I'll be the first to admit I do a bad job covering all the great events happening at the Regulator on Ninth Street, but I couldn't let pass a chance to mention the new novel by my neighbor (and one-time Trinity Park traffic calming co-conspirator) Bryan Gilmer, whose newly released book "Felonious Jazz" has a regional theme of sorts to accompany the musical one so obvious from the title.
Gilmer will read from his book tonight at 7pm at the Regulator, accompanied by local jazz group Sawyer-Goldberg.
The jazz theme speaks to the villain in the story, a man looking to commit a record album's worth of felonies -- each crime linked back to a jazz composition, with the antagonist's targets turning into what Gilmer describes as "a twisted critique of life in the suburbs."
In one scene, set like much of the book in the Raleigh faux-bedroom community of "Rocky Falls," the crime-capering character turns his attention to a roadway linking the 'burb to the city. After stealing a truck from a shopping center construction site, our character Leonard decides to make a little fun for morning commuters, in a scene that's reminiscent of a much darker version of the recent "Barrel Monster" fracas:
Leonard checked again for cars, saw none, and pulled the .380 from his coat pocket. He’d kept the blue-steel semi-automatic from the load of stolen guns. It reminded him of one he’d admired in a pawnshop case as a teenager. He got a nervous little thrill from the cold steel and turned on his heel to face the truck.
He fired. Fluid drained onto the ground, looking dark as blood in this light.
The diesel fuel wouldn’t catch fire, since it only exploded under the pressure inside an engine, but they’d probably bring out a HAZMAT crew to clean up the spill, and that would take a while. Excellent.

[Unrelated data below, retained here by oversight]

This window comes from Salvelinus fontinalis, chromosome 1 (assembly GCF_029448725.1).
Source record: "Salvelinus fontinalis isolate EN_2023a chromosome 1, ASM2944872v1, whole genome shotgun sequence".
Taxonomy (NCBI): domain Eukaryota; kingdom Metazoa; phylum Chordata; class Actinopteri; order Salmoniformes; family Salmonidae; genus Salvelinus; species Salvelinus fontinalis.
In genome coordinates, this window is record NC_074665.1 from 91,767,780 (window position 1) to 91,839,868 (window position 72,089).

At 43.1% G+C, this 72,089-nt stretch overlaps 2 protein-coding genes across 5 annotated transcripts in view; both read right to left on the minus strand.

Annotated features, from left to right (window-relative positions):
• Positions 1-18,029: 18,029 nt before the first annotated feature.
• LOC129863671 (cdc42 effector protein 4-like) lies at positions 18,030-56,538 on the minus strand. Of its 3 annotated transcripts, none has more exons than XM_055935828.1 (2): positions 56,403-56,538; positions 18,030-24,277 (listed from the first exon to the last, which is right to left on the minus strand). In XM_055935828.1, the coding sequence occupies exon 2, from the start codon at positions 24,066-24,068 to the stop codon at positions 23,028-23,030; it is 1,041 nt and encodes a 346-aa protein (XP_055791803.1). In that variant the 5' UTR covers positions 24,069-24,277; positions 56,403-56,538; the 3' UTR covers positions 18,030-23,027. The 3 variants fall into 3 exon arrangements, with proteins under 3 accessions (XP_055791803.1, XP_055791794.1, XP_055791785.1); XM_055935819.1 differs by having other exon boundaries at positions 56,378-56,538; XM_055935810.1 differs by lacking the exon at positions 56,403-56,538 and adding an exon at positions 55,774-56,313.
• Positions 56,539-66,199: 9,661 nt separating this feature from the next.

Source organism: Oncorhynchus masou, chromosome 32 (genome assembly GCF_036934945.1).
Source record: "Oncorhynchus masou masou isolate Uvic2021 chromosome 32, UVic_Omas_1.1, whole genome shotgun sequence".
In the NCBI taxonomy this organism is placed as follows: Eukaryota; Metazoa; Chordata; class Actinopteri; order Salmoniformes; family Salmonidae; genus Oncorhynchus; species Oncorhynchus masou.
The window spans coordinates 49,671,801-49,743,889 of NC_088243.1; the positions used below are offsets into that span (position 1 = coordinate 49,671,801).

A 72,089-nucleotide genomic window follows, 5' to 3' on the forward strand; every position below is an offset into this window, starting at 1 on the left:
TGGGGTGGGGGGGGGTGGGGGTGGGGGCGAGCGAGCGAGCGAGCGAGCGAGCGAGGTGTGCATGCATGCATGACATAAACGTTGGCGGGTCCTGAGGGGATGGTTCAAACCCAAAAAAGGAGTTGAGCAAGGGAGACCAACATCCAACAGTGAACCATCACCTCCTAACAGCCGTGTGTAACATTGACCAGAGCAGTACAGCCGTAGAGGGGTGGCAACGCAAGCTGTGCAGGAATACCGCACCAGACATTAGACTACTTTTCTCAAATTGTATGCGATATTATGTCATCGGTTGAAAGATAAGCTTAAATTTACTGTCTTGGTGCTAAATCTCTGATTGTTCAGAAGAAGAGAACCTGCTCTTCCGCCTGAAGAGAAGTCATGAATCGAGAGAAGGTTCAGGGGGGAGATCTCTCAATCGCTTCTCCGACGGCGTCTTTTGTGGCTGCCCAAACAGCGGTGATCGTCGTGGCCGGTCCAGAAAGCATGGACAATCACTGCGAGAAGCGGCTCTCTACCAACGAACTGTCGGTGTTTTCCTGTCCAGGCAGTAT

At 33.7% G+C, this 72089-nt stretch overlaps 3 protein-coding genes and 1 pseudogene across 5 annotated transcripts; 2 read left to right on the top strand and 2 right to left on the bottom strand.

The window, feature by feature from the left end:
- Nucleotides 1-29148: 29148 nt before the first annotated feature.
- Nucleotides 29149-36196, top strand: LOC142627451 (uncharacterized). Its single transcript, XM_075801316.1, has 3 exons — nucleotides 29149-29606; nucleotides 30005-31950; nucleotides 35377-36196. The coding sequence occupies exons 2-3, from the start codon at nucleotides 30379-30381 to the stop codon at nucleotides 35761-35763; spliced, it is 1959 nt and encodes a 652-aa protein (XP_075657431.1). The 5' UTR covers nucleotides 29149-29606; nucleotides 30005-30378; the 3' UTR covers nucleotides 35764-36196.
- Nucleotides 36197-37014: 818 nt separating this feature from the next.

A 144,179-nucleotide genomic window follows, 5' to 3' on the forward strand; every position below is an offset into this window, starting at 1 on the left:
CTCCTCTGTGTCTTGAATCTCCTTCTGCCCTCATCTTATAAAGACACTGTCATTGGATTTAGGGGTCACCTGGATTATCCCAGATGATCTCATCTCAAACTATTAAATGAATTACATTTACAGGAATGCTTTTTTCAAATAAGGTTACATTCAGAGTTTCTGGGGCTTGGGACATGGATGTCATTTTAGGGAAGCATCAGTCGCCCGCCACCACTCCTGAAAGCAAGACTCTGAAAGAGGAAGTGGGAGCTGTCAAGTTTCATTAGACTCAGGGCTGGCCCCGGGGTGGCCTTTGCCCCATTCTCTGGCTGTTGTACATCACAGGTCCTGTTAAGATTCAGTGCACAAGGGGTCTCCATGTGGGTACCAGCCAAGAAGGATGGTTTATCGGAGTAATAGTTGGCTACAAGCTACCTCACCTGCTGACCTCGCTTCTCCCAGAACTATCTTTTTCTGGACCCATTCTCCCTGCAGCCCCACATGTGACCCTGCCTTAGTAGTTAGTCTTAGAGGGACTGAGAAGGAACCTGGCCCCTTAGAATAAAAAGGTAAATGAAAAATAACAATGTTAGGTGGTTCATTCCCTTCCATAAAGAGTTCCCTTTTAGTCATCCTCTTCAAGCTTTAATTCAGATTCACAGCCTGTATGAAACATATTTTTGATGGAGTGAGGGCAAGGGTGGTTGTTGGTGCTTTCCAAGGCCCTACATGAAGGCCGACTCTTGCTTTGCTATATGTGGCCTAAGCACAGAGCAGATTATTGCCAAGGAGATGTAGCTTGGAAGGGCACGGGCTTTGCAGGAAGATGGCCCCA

And they’d have a harder time moving the truck without fuel. And with 18 flat tires. His ears rang from the shot, and he cursed himself. A musician had to be smart about his hearing. He stuffed in yellow foam earplugs, almost burning his cheek on the gun barrel in the process.
He fired slugs into the tires in succession with a drummer’s perfect rhythm, seeing his written score for the piece in his mind, counting out the measures to time the leaps of the pistol. He worked around the truck methodically until he’d created a 40-ton roadblock.
The traffic engineers around here were clearly no military strategists. Making all the traffic in an area rely on one big-ass road made it plenty easy to bring traffic to a stop, either by accident or on purpose. Why, thank you folks; thank you very much. This next tune is one I call “Choke Point.” It’s off “Stolen Inspiration,” and there are autographed copies on sale out in the lobby…
Gilmer, a graduate of the prestigious journalism school at Northwestern near Chicago, spent ten years as a professional journalist, including a stint at the St. Petersburg Times in the Tampa Bay area before moving to Durham six years ago.
Much as for this author, Gilmer's time in Florida inspired little love for the car-oriented, suburban nature of the region -- and of much of the Sunbelt, including our little Triangle.
"In Florida, my first post at the Times was in northern Pinellas County -- the entire county is literally crammed full of subdivisions connected by stoplight-to-stoplight 9-lane highways where there are dozens of fatal crashes every year. It's a miserable place to live," Gilmer says. "I'm afraid the Triangle is making those same mistakes."
"I think Orange County's getting it right: preserving rural space and prescribing dense, walkable, mixed-use villages. Durham and Wake counties should do the same," he adds.
Gilmer, who's turned to his own writing, editing and public relations practice since leaving journalism, dabbled in writing groups here in the Triangle but found better luck connecting directly with other local authors one-on-one, looking for connections with whom he could trade manuscripts in order to give and get "frank critiques."
"I'm suspicious of classes on how to write and masters of fine arts programs because I think they can stifle writers' voices and impose the teacher's -- and often don't produce work regular readers want to read," Gilmer says.
He also credits the Regulator and its owner, Tom Campbell, with helping to get Felonious Jazz off the ground.
"[Campbell] believed in my book from the moment I told him about it, and without his enthusiasm, I would never have gotten it published."